But the momentum appeared to pick up last week, after the latest report on Facebook and user data. In an op-ed about a federal privacy bill he is circulating, Sen. Ron Wyden, D-Oregon, wrote: "It's my view that CEOs who lie to the government about protecting your privacy shouldn't get off with a slap-on-the-wrist fine: They should face serious financial penalties and even the possibility of prison time for lying to the government about protecting your data and, under my bill, they will."
And Josh Hawley, a Republican senator-elect from Missouri, called on the Federal Trade Commission last week to investigate whether the most recent revelations mean Facebook is violating a 2011 settlement with the FTC, which includes getting consent from users before changing terms of their privacy settings.
"It's time that Congress got serious about protecting the privacy, the data, the personal confidential information of hundreds of millions of Americans," Hawley said during an appearance on Fox News.
Adam Schwartz, senior staff attorney for the San Francisco-based Electronic Frontier Foundation, said tech industry groups have long resisted regulation but are now voicing support for a federal privacy law—after the California Consumer Privacy Act was signed into law in June, and privacy legislation has been approved in other states.
"They're scared," he said, adding that "a federal law is a good idea in theory, but what we oppose is a weak federal law that pre-empts stronger state privacy laws."
Facebook is feeling the heat from many sides—and that itself is part of another scandal. Last month, another New York Times report revealed that the company hired a Republican-led firm, Definers Public Affairs, to do opposition research on Facebook's critics and competitors.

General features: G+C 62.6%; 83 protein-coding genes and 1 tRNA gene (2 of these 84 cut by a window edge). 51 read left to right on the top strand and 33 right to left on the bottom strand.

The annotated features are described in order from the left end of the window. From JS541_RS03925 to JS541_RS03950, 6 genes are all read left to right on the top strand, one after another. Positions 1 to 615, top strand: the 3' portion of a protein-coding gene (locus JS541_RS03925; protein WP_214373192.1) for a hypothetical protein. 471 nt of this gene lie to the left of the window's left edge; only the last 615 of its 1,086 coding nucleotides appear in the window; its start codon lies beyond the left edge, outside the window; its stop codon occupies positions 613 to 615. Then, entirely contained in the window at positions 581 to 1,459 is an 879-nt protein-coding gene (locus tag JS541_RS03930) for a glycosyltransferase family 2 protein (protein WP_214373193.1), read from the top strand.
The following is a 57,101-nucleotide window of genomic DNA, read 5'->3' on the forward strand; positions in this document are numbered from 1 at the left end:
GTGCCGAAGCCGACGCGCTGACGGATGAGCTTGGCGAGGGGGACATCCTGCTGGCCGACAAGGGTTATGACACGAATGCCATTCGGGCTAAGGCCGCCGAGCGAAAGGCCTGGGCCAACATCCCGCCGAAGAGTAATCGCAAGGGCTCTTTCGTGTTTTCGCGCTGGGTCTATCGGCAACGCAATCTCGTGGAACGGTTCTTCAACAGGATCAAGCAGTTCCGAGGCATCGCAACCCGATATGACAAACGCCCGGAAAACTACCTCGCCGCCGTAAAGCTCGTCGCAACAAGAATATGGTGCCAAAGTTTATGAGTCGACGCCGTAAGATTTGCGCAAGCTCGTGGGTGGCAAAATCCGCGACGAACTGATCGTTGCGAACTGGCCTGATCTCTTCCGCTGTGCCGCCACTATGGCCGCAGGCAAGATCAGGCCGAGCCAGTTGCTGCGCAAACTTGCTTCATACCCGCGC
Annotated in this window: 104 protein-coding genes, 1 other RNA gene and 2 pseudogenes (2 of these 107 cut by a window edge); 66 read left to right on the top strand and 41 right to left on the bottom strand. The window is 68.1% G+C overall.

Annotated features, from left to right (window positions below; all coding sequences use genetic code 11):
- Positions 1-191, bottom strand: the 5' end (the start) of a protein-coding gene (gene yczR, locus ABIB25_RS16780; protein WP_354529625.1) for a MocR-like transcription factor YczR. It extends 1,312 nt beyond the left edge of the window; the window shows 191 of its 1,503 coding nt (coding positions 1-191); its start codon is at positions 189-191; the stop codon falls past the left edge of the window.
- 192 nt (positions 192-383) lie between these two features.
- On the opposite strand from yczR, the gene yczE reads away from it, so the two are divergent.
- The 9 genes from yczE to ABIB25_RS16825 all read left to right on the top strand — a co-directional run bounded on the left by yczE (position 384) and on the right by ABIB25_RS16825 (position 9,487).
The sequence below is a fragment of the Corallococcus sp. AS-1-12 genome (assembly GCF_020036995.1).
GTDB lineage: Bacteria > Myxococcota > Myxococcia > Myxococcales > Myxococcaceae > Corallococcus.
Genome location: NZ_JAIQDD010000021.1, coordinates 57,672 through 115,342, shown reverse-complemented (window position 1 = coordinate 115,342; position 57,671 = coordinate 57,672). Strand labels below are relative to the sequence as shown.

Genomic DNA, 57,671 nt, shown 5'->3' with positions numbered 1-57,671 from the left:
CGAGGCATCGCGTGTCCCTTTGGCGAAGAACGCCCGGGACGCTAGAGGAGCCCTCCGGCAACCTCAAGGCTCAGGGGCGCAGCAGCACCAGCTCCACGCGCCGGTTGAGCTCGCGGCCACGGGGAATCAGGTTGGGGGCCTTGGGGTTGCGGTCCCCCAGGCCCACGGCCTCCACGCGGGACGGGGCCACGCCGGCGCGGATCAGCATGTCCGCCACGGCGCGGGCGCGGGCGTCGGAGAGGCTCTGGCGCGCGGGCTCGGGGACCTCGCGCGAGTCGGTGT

Color of Change was one of Definers' targets, and is among the civil rights groups that pushed Facebook to conduct an audit of its policies and actions affecting black people. Facebook last week released a progress report about the audit.
"I would love nothing more than to praise some of the changes and progress they've made," said Color of Change president Rashad Robinson, but he called the report "thin."
Other advocacy groups, including the NAACP—which urged people to log off Facebook last week to protest a Senate committee's findings that Russia's Internet Research Agency used Facebook and other social media sites to manipulate black voters during the 2016 elections—are calling on Zuckerberg and Sandberg to give up their spots on the company's board.
It's not the first time Facebook has fielded such calls. Institutional shareholder Trillium Asset Management has proposed separating Zuckerberg's CEO and chairman roles, an idea other investors have jumped on board with in the past couple of months.
Michael Connor of Open MIC, which helps investors with shareholder engagement, supports Trillium's proposal. And he is well aware that the company's stock ownership structure ensures Zuckerberg has a controlling stake.
"It won't be any one factor that turns things around: Investors, regulators and 2 billion users have a lot to say," Connor said. "It's really the combination of all of these factors that's going to result in some change."
©2018 The Mercury News (San Jose, Calif.)